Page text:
Too many analysts, crunched for time and desperate for content, will resort to comparing the teams' units side by side as the game approaches.
RB vs. RB: edge to SEA
TE vs. TE: edge to NE
After doing this for eight-ish position groups and maybe special teams too, a pre-game favorite is anointed. The method's popularity is mystifying. How does the superiority of the Lynch-Turbin team over Blount-Vereen concretely help the Hawks, if those four men are never on the field at the same time, fighting for yards against one another?
What just might be more useful is a more focused look at one matchup pitting rival units who will actually face off. For example, how about a look at who provides quarterback pressure: who brings it, who gives it up, and if any of those guys will be lining up directly opposite the other. Let's do that.
Surprise! The Seattle offensive line as a whole gives up tons of pressure. Three independent sites tell us as much about the Hawks' OL.
|Hawks' NFL rank|
|Football Outsiders' Adjusted Sack Rate||24th|
|Advanced Football Analytics' Pass Protection -EPA||27th|
|Pro Football Focus' Pass Blocking Efficiency||23rd|
Breaking it down down by starter:
|LT R. Okung||LG J. Carpenter||C M. Unger et al.||RG J.R. Sweezy||RT J. Britt|
|Hawks' NFL rank|
|Total pass plays||29th most|
|Sacks allowed||25th most|
|QB Hits allowed||26th most|
|Hurries allowed||11th most|
|Pressures allowed||20th most|
|% Plays under pressure||Most most (46%)|
The stats point to an obvious matchup problem for the Hawks -- on pass plays generally, and wherever Justin Britt happens to be blocking specifically. However, I'll submit that Britt's body of work will not be the determining factor on Sunday. We already know he's going to be his usual rookie self, his usual 77th-place tackle among those with 100-plus snaps; we already know Britt's going to get owned. (citation: every game of 2014.) Unless he suddenly delivers a Pro-Bowl-level performance, in which case Seattle will win going away. Veteran left end Rob Ninkovich, who will line up opposing Britt, will cause his usual carnage -- he has filled up the stat sheet this year with eight sacks, an interception, four passed defensed, and for good measure, a fumble recovery returned for a score. It's his third consecutive year with at least eight sacks. He's 14th in the league with 17 hurries. He's good.
It's the matchup on the other side that will tell us a lot more.
On the right, third-year man and first-round draft pick Chandler Jones will see a lot of Russell Okung and James Carpenter. Looking at numbers above, those two guys allowed less than half the pressures of Sweezy-Britt, so on the surface they appear okay but maybe not great.
Well, Okung has allowed only one quarterback sack and three QB hits in 462 pass plays, according to PFF. Carpenter? Zero sacks, four hits in 433 plays.
Jones is no slouch. Six, 11.5 and six sacks in his three years despite missing half of 2014. Throw in two more passes defensed and two more fumbles forced this season, and he might be a bigger force, consistently, than Ninkovich.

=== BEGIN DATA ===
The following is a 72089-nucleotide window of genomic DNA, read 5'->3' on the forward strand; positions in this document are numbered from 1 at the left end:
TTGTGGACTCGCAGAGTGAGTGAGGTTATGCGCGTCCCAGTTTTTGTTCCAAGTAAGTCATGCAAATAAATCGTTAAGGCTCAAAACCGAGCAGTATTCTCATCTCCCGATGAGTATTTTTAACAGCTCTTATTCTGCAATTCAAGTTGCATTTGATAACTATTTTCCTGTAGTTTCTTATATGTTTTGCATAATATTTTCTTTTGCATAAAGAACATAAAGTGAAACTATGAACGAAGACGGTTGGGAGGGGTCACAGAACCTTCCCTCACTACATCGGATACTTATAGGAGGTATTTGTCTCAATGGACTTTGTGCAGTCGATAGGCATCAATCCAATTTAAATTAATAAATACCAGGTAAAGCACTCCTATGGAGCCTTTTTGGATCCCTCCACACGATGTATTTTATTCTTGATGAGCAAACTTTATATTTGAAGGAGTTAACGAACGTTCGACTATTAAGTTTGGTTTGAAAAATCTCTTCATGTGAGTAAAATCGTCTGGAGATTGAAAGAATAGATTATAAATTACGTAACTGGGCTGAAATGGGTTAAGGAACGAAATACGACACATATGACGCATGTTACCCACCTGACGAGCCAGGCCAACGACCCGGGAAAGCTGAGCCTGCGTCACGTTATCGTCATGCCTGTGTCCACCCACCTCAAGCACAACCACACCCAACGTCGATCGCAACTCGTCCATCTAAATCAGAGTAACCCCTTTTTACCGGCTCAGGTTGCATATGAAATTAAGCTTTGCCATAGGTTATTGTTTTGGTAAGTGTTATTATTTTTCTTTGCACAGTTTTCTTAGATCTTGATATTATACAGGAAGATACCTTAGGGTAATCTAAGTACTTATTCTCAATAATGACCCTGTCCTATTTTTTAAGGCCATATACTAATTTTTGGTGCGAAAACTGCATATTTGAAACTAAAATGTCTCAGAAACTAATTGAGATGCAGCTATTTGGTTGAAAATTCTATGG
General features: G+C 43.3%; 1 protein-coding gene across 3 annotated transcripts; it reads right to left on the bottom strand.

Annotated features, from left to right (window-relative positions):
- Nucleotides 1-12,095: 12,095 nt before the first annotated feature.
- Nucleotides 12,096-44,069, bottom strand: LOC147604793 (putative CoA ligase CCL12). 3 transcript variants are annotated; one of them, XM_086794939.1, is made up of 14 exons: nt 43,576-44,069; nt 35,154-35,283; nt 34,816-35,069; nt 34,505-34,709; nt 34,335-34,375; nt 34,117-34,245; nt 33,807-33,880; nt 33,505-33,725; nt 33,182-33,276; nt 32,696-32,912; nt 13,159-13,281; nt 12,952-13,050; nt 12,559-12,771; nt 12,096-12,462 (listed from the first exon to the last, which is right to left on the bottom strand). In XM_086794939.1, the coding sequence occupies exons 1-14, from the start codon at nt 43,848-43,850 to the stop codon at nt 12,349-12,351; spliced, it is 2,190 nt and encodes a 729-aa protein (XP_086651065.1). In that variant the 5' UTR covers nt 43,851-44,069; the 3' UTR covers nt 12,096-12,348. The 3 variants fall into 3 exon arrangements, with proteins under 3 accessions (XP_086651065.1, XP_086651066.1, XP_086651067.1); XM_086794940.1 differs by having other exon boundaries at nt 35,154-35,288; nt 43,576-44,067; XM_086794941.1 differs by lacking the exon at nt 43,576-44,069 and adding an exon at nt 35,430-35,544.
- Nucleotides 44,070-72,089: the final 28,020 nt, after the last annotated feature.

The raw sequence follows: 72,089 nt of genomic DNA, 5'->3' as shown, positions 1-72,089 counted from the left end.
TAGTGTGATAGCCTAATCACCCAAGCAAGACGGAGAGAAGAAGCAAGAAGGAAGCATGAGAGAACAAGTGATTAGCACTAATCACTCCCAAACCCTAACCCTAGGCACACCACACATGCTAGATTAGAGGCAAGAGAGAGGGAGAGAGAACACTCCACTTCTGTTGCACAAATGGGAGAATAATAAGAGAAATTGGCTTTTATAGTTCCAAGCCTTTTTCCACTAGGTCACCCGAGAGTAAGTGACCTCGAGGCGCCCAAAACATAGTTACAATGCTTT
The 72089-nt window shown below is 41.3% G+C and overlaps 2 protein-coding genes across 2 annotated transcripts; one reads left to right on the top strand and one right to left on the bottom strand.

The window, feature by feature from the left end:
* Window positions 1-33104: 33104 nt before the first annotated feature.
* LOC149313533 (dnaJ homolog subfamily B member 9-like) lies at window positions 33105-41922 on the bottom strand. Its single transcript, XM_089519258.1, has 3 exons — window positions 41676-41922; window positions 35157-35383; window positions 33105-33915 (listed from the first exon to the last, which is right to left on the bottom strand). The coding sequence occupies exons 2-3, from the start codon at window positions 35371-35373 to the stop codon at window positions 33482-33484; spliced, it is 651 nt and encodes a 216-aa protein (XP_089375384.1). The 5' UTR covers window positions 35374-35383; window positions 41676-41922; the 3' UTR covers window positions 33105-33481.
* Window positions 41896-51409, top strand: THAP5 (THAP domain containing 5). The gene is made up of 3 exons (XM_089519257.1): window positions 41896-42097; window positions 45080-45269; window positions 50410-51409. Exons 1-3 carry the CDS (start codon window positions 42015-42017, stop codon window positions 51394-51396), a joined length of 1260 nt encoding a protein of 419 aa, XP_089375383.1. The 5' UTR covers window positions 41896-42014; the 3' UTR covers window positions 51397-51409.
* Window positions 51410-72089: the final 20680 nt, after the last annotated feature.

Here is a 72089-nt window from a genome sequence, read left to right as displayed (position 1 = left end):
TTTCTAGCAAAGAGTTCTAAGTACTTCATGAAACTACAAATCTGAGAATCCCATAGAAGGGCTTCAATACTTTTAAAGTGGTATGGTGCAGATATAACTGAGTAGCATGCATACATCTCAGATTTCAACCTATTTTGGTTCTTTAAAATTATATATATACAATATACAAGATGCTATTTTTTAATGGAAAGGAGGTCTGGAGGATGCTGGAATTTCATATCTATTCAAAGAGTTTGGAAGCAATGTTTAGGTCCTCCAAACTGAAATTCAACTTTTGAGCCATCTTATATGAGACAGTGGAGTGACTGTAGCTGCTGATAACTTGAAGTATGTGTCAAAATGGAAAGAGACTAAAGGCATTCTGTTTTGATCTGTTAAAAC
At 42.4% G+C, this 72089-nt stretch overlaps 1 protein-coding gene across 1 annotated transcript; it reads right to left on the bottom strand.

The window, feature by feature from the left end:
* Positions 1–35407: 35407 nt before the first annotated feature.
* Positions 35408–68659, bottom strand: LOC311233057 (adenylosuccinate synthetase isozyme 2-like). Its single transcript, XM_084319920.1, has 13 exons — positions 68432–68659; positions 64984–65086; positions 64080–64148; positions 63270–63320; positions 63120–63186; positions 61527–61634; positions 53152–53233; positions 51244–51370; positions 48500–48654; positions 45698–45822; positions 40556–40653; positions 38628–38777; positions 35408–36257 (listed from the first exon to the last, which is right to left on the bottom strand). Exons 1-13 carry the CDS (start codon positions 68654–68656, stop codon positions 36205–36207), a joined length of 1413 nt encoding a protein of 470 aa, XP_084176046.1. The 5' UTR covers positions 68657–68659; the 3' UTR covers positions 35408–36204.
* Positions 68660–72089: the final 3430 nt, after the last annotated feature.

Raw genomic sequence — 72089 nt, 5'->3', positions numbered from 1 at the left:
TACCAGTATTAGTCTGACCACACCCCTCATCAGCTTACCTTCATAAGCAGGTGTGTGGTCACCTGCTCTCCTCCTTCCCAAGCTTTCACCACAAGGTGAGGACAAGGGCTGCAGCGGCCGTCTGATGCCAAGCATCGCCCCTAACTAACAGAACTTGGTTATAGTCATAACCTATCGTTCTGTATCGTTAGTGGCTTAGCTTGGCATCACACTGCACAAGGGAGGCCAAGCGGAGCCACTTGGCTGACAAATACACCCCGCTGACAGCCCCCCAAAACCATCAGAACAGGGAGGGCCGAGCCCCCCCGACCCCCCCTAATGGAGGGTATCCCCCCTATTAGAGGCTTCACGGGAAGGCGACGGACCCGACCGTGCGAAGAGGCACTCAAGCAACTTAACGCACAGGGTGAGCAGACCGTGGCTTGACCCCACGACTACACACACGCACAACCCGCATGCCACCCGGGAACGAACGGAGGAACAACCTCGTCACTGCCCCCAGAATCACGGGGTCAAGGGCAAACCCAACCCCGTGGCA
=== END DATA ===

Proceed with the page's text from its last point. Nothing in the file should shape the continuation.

But when healthy, the left side of Seattle's line is better than good. And they're healthy. If they can perform at their expected level, they can shut Jones down, and a major defensive weapon of New England's is silenced.
(Note: perspicacious user Side Effects alerted me to the fact that in earlier versions of this post, I flipped Ninkovich and Jones' preferred sides. Hat tip to him or her.)
Turning things around now:
|Pats' NFL rank|
|FO's PassPro Adjusted Sack Rate||2th|
|AFA Pass Protection -EPA||7th|
|PFF's Pass Blocking Efficiency||23rd|
Well ahead of Seattle as a team in pass pro, surprising nobody. Individually speaking:
|LT N. Solder||LG D. Connolly||C B. Stork*||RG R. Wendell||RT S. Vollmer|
* questionable on final injury report
Keep in mind the Patriots' total pressures given up by starters is 118, compared to the Hawks' 122, which come from just four starting linemen, and in fewer pass plays, at that. Again, New England outclasses Seattle.
|Pats' NFL Rank|
|Total pass plays||11th most|
|Sacks allowed||17th most|
|QB Hits allowed||2nd most|
|Hurries allowed||21st most|
|Pressures allowed||10th most|
|% Plays under pressure||21st most (28.7)|
Despite running more pass plays that the average team, New England tends to avoid a high volume of sacks and hurries. Brady gets a clean pocket more often than most QB's but also, in a weird statistical twist, he gets hit more often.
If Michael Bennett harasses Tom Brady only once on Sunday, first I'll be shocked, and second, that would mean Tom has a terrific day. Erasing Bennett is the kind of thing that would tip the scales heavily in NE's favor. So while his matchup with the left side of the line will be crucial, I also have seen MB enough this year to know that he will be disruptive. Instead, I believe a lot hinges on whether Cliff Avril can navigate past RT Sebastian Vollmer.
Vollmer's a second-round draft pick who grew up in Germany and turned 30 this year. He's not a superstar, just a guy who's accumulated 46 AV in five seasons. Solid. He does have a few bright spots on his resume: 2nd team AP all-NFL in 2010, and two 2nd-team selections by Pro Football Focus, in '12 and '14.
Avril, on the other hand, is a star, if you trust the numbers and ignore the lack of hype around him. 52.5 sacks and 23 forced fumbles in six seasons. Fourteen QB pressures this year, same as Bennett, good for 21st in the league. And a propensity to come up with the big play at the best time.
If Vollmer keeps Avril in check, we'll get no
Both those pressures ended up being somewhat useful in the long run.
Vollmer's responsible for four sacks and seven QB hits, hardly Okung-ish numbers. The matchup is tantalizing -- either man could come out on top but Avril seems the better bet.